by R.W. Bro. Garnet E. Schenk and modified by V.W. Bro. Norman McEvoy
The first symbols that catch the eye of the candidate when he is restored to light are the three great thought emblematic lights of Masonry. They are the V.O.S.L., the square and the compasses.
The reference to the V.O.S.L., the square and the compasses as furniture of the lodge has a special meaning; it is intended to remind us that the lodge is not furnished or complete unless those three items are present, in place and treated with the utmost respect.
The heart will not have the necessary understanding without the lessons, the philosophy and the teachings of the three great lights. The three great lights are the central point in a lodge and often are referred to as the point within a circle. The three great lights represent the essential elements of the Masonic system. They involve virtue, moral conduct toward fellowmen and reverence to God.
The V.O.S.L. is God’s gift to man and that within its pages can be found the wisdom and the truth that all Freemasons seek. The V.O.S.L. tracing board on which lines and designs are laid out for the guidance of each member. It is important for all Masons to understand and recognize that the V.O.S.L. proves the Masonic claim that men of all faiths, creeds and races may travel the Masonic road together in harmony.
The candidate is taught that the square symbolizes morality and righteousness. It is intended to keep us in touch with God; morality and righteousness cannot be separated. It is God, morality and righteousness that set the standard for the Order and to regulate our life actions.
The third of the three Great Lights, the compasses symbolizes spirituality. The compasses remind the candidate to
“circumscribe your desires and keep your passions within due bounds”.
The Entered Apprentice is taught that those duties are not reserved for the brethren alone but must be exercised toward all men.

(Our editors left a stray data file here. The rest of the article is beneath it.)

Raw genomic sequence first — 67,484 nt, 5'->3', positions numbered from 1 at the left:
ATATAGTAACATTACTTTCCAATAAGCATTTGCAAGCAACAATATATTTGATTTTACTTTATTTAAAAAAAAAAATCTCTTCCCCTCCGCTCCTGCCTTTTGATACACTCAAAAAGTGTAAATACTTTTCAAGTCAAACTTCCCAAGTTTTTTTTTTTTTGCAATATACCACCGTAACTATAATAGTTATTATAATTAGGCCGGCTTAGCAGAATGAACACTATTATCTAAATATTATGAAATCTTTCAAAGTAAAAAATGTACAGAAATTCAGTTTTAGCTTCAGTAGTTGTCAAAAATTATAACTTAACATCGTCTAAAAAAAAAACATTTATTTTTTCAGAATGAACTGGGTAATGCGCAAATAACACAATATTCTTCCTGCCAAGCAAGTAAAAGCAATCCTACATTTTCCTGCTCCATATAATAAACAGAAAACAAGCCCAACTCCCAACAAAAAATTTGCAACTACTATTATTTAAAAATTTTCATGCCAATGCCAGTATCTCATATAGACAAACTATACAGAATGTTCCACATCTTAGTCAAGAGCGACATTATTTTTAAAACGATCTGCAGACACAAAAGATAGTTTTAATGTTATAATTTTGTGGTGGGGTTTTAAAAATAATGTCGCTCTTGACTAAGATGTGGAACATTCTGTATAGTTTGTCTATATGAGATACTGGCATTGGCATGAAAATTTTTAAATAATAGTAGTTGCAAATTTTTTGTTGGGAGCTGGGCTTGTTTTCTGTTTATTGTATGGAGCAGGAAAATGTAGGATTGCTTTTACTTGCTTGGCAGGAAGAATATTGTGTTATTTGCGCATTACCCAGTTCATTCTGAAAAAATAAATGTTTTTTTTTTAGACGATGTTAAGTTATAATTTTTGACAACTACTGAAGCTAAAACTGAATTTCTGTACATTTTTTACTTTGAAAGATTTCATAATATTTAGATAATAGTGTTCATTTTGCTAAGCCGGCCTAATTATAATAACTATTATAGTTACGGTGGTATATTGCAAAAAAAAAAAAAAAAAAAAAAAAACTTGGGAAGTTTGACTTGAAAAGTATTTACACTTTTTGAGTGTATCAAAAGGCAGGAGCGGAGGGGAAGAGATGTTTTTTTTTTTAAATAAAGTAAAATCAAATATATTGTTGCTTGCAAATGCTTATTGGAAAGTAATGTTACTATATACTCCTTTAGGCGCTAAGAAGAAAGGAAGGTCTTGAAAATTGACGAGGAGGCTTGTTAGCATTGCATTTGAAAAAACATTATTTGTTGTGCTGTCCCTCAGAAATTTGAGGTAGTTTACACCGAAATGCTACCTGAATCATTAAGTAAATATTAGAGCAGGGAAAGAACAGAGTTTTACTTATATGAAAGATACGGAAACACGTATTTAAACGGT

The three lesser lights are represented by the sun, the moon and the Master of the Lodge. Without the sun and the moon there would be no planet called “earth” and without the Worshipful Master there would be no Masonic Lodge.
Symbolically the covering of a Masonic lodge is the “Clouded Canopy or Starry Decked Heavens”
and is symbolically shown in some way in most every lodge. It represents that heavenly abode toward which the visionary ladder of Jacob intends to lead us. The Freemason learns of three principal rounds in the ladder; Faith, Hope and Charity.
Masonic charity is in reality love and extends beyond money to the giving of self in caring for the widow, the orphan and those in need. Masonic charity symbolizes the heart of man.
It is implied that the ladder of Jacob has other rounds and that without them the principal ones would be of little use in the heavenward journey. Among them are; brotherly love, relief and truth the tenets of Masonry. To those rounds we can add
temperance, fortitude, prudence and justice. Taken together these rounds symbolize perfection, something every Mason should strive to reach.
It should be noted that fortitude for a Mason symbolizes more than physical courage; it refers to moral courage. It is the maintaining of high principles at all times. Temperance symbolizes restraint. Prudence symbolizes wisdom and justice as practiced by the Mason symbolizes equality.
The words of the Junior Warden’s lecture contain a hidden Truth for those who wish to seek for it. If it is true that Masonry is a progressive science, there is no better symbol of progress than a ladder. Jacob’s ladder represents the intellectual communication between earth and heaven.
The lesson is that the progress made up and down the ladder is meant to teach everyone to descend to the level of his fellowmen in order to fulfill the duty placed up him in the lecture of the north-east angle.
Success in climbing Jacob’s ladder is not found in reaching a specific destination but a continuous step by step journey until he figuratively reaches the top of the ladder resting against the covering of the lodge which is symbolic of Heaven itself.
The candidate is presented with a pure white apron (lambskin) and informed that it will only be honourable if worn worthily by the the candidate. The mason must continue to prove himself worthy of wearing the lambskin by putting into practice the lessons, teachings and philosophy of the Order.
The apron is a symbol of innocence, purity and honour.
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